The ugly four-letter word

Hate. It’s an ugly word. But it’s also a reality in the times in which we live, as evidenced by the recent postings of anti-Semitic flyers in Millerton, Amenia and Dover as well as in Lakeville, Conn.

The posters, which did everything from praise Hitler to accuse Jews of the devastation of Sept. 11, were more than distasteful, they were deplorable. That anyone could try to curry favor by persecuting any racial, ethnic or religious group is extremely troubling — especially in what is known as the most accepting and democratic country in the world.

Unfortunately, the election of our new president seems to have turned the tides on what’s acceptable behavior in our nation. Donald Trump won on a platform of fear mongering and intolerance, and his victory was a defeat for so many who pride themselves on the philosophy that all men are created equal. 

Trump’s accusations against Mexicans and Muslims, for example, emboldened those who already harbored hate in their heart. But what one local politician said is true: Trump’s presence didn’t create the problem, it merely encouraged those who already felt animosity to fully embrace their hate — and to go public with it. It’s not a good way to begin the four-year term of who is now the most powerful leader in the free world.

What must others think of the United States now? Civil rights here were so hard fought for and are still being sought. We still have to bridge the divide among all races. We still have to resolve religious intolerance. We still have to obtain full equal rights for women and the LGBTQ community — but at least we’re a nation that’s aware of its deficiencies and trying to become better.

There’s no place for hate in our society. It seeks to intimidate through cowardly actions. It relishes other people’s pain. But hate is merely an outward manifestation of one’s own inadequacies. With that realization hate’s power is diminished. But it still hurts — emotionally, physically — and it could turn downright dangerous.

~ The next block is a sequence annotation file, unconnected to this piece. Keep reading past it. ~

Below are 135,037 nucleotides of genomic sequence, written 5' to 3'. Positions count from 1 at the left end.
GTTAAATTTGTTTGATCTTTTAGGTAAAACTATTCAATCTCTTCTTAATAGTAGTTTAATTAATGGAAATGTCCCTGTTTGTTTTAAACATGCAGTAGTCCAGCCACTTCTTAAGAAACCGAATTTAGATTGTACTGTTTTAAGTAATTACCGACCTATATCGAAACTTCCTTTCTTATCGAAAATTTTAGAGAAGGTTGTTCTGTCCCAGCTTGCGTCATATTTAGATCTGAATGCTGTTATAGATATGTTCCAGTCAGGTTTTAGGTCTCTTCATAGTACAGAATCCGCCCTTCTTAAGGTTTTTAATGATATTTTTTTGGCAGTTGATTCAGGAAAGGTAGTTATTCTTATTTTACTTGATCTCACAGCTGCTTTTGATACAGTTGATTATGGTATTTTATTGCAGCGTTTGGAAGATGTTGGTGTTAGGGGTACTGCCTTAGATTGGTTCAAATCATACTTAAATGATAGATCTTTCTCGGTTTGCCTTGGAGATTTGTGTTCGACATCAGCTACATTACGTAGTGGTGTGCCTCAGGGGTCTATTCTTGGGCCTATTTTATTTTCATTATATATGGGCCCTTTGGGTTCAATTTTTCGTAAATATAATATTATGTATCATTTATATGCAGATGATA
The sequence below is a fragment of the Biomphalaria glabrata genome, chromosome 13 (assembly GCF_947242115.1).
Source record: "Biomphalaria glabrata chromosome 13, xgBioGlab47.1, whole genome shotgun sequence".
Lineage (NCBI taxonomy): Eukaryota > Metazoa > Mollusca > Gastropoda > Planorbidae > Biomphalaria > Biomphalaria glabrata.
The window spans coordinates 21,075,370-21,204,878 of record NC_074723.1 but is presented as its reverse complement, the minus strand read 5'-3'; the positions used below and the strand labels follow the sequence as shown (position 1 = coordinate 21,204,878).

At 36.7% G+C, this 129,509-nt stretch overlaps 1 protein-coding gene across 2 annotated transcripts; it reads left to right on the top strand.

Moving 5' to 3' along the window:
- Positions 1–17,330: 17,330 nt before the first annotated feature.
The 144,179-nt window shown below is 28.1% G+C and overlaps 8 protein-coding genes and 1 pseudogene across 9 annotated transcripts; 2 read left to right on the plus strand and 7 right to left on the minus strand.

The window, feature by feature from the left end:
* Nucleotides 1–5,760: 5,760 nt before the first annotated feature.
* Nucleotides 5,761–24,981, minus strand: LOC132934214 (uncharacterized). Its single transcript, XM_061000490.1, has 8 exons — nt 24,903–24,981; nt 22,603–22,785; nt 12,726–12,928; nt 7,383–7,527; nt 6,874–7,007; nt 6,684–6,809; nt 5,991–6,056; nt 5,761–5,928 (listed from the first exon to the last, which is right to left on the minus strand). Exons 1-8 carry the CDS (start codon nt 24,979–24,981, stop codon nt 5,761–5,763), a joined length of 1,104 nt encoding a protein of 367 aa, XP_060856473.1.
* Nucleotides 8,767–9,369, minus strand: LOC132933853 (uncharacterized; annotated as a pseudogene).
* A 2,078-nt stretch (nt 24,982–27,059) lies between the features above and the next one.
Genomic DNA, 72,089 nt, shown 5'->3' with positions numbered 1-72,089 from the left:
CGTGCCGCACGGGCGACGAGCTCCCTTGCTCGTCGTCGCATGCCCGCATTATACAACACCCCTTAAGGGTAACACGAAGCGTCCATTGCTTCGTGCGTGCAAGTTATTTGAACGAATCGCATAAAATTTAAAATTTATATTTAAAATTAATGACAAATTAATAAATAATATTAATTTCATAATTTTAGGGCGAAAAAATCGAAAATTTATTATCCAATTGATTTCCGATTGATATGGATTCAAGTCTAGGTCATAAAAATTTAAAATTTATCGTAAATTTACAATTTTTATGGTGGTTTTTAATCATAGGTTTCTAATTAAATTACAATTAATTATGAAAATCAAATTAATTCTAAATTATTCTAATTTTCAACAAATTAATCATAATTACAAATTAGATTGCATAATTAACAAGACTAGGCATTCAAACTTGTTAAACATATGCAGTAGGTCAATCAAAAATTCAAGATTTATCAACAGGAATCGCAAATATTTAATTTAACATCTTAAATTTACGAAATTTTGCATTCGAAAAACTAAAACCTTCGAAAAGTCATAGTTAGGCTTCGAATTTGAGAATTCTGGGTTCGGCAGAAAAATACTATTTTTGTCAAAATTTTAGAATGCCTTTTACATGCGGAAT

The hanging of anti-Semitic posters in our local towns and villages proves that a dialogue must begin to search for peaceful ways to resolve conflict. There are ways to engage in such a conversation: in our schools, in our towns, in our local organizations aimed at sharing non-violent ideologies. 

That there was an immediate outcry when the hate posters were discovered is a positive sign. Most people living here are not willing to accept such attitudes or behaviors, and that’s a very good thing. 

The police investigation into the flyers is now closed, as there were no real crimes committed. That’s the law. Spray-painted swastikas or broken windows would have been another story — thankfully that wasn’t the case. But reporting such incidents is critical, so they can be tracked and recorded and then, hopefully, addressed. 

As an independently owned community newspaper, we staunchly stand by and support the First Amendment right to free speech — including hate speech — yet we hope that right is both respected and honored. It may be legal to spew out anti-Semitic or any other racist rhetoric, but remember, words count. 

So please, use words wisely. Express dissatisfaction about the world, about life, about the status quo, in productive and non-violent ways. There are such ways, if one only takes the time to discover them. Most of all, don’t be cruel. Hate is cruel, and it leads to nothing good.